Orthographic projection or parallel projection is a form of projection that is sometimes used in 3D graphics to represent 3D objects on a 2D surface, such as a computer monitor. It works by scaling all the points on a 3D object down to zero in one direction (or axis, usually the z-axis). This has the effect of flattening the object onto the two axis which are perpendicular to the one which was scaled to zero (when scaling the z-axis, the x & y-axis would be perpendicular), thus producing a 2D representation of the 3D object.

It is often called a parallel projection...
"since the lines from the original points to their projected counterparts are parallel."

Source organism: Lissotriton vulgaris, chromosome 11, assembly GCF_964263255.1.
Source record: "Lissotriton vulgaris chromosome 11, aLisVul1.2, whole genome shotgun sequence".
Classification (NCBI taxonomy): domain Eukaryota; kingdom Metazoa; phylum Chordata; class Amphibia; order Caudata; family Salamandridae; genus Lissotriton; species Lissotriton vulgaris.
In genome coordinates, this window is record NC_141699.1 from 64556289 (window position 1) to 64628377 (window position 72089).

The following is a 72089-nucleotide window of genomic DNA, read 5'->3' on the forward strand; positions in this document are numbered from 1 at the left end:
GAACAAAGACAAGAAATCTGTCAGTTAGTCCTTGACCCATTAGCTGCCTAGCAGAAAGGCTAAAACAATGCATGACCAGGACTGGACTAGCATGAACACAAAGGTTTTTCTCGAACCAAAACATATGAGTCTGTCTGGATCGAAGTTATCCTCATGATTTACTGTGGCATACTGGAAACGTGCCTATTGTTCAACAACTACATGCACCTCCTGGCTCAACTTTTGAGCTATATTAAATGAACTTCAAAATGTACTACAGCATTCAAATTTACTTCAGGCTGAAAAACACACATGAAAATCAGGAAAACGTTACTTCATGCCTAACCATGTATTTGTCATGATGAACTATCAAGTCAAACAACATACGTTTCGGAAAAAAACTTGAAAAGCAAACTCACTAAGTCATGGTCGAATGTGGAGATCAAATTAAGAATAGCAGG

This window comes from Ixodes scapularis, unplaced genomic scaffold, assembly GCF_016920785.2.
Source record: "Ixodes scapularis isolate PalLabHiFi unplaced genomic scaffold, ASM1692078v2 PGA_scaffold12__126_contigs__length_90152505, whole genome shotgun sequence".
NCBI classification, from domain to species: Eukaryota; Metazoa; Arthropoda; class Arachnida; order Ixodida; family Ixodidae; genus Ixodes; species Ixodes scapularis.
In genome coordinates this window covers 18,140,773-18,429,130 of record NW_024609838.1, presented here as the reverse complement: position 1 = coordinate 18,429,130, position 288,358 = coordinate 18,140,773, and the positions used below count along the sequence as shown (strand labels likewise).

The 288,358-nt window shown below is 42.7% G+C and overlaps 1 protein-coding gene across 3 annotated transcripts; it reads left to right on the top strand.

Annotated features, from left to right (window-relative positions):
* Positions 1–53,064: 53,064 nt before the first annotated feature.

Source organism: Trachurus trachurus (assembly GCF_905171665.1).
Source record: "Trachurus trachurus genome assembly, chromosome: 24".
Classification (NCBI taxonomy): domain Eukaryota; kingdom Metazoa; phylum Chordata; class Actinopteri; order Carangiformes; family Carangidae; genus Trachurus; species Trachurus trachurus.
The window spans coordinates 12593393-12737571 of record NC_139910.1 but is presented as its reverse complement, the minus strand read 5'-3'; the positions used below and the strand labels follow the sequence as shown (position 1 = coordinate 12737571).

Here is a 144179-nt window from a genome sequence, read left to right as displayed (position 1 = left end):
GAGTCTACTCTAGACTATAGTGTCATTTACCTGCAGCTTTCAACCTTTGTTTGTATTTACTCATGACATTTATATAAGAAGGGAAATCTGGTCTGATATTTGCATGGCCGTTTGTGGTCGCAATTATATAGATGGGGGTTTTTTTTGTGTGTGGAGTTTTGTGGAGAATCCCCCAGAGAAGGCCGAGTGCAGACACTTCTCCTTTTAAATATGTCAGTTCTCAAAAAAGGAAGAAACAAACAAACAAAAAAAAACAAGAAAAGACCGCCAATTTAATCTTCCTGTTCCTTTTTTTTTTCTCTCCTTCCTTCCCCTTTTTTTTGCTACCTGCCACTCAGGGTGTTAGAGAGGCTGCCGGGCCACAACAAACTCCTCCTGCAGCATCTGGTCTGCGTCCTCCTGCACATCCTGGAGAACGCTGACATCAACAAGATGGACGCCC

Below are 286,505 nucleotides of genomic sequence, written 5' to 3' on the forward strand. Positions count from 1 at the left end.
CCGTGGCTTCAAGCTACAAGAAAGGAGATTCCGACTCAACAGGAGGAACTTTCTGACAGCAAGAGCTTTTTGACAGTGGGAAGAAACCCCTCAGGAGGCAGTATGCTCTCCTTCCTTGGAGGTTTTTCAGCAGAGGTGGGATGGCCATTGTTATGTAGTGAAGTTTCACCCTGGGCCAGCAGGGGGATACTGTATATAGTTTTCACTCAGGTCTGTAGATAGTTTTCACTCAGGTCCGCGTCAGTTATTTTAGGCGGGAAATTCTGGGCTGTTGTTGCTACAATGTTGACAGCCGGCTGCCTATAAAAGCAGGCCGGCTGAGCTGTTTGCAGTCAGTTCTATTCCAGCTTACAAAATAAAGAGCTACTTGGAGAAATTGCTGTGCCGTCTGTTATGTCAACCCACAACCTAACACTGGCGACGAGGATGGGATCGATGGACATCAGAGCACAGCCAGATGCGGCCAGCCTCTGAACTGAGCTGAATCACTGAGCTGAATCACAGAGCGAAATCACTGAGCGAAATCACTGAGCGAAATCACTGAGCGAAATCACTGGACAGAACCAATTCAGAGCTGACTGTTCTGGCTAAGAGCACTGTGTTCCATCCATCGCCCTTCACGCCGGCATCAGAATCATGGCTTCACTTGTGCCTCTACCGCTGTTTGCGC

--- Dunn, Fletcher & Parberry, Ian (2003)

Orthographic project doesn't produce very realistic looking objects as it doesn't take into account the depth of an object, in real life objects appear to get smaller the further away from you they are (if you hold out a cube in front of you, the back of the cube will appear smaller than the front). With orthographic projection, a whole object will appear the same size regardless of its depth. To produce more realistic projections a perspective projection can be used instead, this type of projection takes depth into account.

References:
• Dunn, Fletcher & Parberry, Ian (2003) "3D Math Primer for Graphics and Game Development": Wordware Publishing Inc. ISBN: 1-55622-911-9